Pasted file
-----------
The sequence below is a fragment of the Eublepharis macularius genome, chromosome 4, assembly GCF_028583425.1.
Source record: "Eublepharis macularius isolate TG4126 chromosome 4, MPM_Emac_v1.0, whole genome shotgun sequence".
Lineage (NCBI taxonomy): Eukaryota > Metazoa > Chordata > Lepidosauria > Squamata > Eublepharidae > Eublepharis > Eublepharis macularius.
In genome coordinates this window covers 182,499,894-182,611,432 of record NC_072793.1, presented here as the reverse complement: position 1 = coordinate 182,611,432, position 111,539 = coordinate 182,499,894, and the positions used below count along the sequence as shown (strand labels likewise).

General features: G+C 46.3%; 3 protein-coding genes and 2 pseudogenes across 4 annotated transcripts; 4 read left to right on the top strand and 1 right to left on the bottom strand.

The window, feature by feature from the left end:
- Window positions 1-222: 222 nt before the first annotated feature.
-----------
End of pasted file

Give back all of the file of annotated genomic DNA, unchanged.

The sequence below is a fragment of the Eublepharis macularius genome, chromosome 4, assembly GCF_028583425.1.
Source record: "Eublepharis macularius isolate TG4126 chromosome 4, MPM_Emac_v1.0, whole genome shotgun sequence".
Lineage (NCBI taxonomy): Eukaryota > Metazoa > Chordata > Lepidosauria > Squamata > Eublepharidae > Eublepharis > Eublepharis macularius.
In genome coordinates this window covers 182,499,894-182,611,432 of record NC_072793.1, presented here as the reverse complement: position 1 = coordinate 182,611,432, position 111,539 = coordinate 182,499,894, and the positions used below count along the sequence as shown (strand labels likewise).

General features: G+C 46.3%; 3 protein-coding genes and 2 pseudogenes across 4 annotated transcripts; 4 read left to right on the top strand and 1 right to left on the bottom strand.

The window, feature by feature from the left end:
- Window positions 1-222: 222 nt before the first annotated feature.